Phlopping Phlox and the Crickets’ Song

Last Friday, a hard rain came. It beat down the backyard garden, making the already ragged bed look even more ragged. The bee balm is helter-skelter, and the phlox has been bent so far down that it is touching the patio.

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However, to borrow from Jason from his excellent blog Garden in a City, the weather has gone from being hot and humid to cool and humid, which is an improvement. Still. I mourn the old days in Maine when August was hot—but not too hot—and dry with cool nights. How I loved those days, which we have not had for many, many years.

I will do what I can for the gardens. I’ll prop up the phlox so that it is not touching the patio anymore. I’ll cut the flowerless stems of the daylilies, which were spectacular this year. They, it seems, love the humid heat. I’ll also sweep the patio. But I won’t do any major cutting back for another month or so. Clif and I both agree that we would rather have a ragged garden than one that looks as though it’s been given a crew cut.

After the hard rain, I went out to take some pictures, and I will admit I got some nice photos of a variety of phlox that had not been beaten down.

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Somehow flowers with rain drops always look pretty.

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As do the hens and chicks, veiled by a spider’s web.

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As I was taking pictures in the front garden, a little frog hopped out of a low bird bath and disappeared into the tall growth. Too quick for me to get a picture. Unfortunately.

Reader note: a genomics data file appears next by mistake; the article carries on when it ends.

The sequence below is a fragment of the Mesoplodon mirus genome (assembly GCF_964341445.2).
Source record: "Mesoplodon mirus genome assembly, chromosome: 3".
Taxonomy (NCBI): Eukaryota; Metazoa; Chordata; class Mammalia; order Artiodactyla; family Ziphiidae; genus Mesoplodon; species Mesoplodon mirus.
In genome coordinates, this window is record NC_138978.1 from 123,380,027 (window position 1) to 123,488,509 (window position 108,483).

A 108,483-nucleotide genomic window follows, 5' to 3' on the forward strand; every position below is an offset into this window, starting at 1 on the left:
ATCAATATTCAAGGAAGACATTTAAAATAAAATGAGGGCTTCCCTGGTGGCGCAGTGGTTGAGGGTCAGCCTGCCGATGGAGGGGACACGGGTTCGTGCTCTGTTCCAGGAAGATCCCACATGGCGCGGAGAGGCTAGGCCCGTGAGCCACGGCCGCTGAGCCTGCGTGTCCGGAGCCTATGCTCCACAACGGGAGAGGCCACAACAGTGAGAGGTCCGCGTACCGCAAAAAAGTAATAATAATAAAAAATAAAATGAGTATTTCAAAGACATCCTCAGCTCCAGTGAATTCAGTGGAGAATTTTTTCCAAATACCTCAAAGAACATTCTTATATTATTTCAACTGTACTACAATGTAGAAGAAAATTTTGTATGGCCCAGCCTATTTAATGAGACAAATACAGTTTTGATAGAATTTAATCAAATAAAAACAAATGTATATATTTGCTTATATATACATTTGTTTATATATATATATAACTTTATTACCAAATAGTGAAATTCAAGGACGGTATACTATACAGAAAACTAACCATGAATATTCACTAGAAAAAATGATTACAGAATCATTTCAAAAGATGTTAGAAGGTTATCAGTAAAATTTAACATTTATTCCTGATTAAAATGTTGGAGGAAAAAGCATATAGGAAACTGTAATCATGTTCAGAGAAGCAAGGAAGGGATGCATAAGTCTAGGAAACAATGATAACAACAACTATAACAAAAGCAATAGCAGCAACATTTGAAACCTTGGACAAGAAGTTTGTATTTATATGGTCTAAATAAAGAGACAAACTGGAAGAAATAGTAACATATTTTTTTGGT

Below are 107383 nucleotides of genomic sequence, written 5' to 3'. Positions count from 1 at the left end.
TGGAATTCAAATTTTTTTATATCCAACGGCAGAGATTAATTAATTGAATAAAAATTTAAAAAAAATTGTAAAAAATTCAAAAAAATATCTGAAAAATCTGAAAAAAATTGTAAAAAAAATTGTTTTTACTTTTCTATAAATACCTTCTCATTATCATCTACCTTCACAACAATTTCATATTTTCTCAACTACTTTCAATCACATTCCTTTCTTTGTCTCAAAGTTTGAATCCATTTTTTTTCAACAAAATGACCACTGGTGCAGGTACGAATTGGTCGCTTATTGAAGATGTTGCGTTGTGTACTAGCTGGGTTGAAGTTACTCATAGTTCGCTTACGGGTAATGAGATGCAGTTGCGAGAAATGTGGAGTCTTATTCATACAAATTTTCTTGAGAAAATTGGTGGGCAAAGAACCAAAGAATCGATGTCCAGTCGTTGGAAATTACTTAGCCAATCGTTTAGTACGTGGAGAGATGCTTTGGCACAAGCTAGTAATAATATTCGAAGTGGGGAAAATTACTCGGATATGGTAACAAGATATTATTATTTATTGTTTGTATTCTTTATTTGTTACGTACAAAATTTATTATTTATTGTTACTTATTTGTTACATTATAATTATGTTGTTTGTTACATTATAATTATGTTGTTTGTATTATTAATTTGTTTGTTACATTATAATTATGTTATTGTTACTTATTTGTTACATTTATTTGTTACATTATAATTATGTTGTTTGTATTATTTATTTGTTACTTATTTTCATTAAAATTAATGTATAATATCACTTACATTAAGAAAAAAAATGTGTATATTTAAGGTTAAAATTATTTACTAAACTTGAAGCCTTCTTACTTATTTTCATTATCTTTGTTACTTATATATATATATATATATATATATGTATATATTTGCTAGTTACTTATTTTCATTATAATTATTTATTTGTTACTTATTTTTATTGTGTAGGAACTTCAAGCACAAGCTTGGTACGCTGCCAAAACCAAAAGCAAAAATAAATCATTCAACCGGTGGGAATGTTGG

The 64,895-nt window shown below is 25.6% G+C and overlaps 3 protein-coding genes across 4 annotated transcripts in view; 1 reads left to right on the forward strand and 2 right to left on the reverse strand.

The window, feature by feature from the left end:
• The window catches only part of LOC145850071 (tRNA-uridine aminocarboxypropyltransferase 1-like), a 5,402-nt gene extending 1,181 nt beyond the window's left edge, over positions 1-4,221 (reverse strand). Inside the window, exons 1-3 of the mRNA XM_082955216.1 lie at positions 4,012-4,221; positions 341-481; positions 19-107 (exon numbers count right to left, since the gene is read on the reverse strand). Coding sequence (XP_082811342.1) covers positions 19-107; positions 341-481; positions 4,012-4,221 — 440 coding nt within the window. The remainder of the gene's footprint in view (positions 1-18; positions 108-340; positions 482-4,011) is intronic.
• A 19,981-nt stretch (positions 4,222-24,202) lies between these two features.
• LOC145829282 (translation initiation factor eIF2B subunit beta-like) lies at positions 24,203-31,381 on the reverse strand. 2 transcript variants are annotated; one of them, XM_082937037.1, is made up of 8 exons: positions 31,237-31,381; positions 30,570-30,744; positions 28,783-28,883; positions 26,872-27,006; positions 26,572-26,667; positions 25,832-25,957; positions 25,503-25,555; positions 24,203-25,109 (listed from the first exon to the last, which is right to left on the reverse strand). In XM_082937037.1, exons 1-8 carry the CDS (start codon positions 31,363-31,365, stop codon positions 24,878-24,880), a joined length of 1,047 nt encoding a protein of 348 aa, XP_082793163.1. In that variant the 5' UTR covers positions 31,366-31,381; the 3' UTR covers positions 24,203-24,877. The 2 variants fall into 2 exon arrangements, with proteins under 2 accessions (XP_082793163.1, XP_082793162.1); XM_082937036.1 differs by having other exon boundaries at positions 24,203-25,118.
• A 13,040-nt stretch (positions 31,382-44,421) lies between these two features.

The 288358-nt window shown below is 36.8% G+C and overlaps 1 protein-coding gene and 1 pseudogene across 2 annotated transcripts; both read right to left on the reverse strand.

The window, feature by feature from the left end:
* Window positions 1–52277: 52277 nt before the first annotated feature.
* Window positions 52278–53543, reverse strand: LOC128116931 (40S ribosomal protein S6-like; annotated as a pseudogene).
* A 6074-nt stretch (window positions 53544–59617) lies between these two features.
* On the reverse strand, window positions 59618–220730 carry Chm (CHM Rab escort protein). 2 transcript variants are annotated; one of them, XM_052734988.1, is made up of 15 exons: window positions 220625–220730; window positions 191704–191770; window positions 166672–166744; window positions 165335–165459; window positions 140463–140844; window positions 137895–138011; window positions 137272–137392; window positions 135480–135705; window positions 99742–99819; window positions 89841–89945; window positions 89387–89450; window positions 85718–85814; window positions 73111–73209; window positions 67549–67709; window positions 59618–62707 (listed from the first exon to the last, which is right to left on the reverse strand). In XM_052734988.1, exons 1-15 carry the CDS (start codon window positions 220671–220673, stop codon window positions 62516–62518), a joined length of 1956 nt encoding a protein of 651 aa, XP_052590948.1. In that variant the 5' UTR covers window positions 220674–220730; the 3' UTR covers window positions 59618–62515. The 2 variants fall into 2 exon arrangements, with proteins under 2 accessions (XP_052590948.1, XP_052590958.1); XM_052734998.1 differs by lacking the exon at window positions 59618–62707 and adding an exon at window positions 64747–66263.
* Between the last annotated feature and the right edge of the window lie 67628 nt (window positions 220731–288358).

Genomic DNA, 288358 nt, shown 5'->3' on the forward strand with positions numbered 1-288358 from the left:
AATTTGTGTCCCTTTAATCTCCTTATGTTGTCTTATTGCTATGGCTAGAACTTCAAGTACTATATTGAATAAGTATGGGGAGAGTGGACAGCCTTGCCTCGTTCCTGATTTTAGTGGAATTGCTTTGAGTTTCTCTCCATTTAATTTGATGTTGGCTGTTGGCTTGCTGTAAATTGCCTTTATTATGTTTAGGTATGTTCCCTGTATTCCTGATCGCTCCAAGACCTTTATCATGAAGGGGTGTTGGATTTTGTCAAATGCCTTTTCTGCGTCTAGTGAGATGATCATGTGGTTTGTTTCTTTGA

Another consolation is that even though August is humid, the crickets still sing their high, sweet song. It wouldn’t be August without them, just as it wouldn’t be spring without the peepers. When you live in the country, you look forward to the voices of the natural world that come with each season—the peepers, the loons, the wood thrush, the buzzing grasshoppers, the crickets. What a loss it would be not to have them!

At night, the windows are open in my bedroom, and I fall asleep listening to the crickets, who will sing until the cold silences them. By then my windows will be closed, and one frosty night when I return home from, say, book group at the library, I will notice that the crickets are no longer singing. Next year, next year they will sing again.

It’s my guess I’ll have another few weeks where I’ll be able to leave my windows open and be soothed by the crickets’ song as I fall asleep.

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4 thoughts on “Phlopping Phlox and the Crickets’ Song”

    1. Judy, so glad your phlox are still standing. But drat that powdery mildew! The phlox in the back garden are lovely but prone to flopping even under the best circumstances—dry weather, no rain. I’m thinking about pulling them, but can’t quite bring myself to do it.

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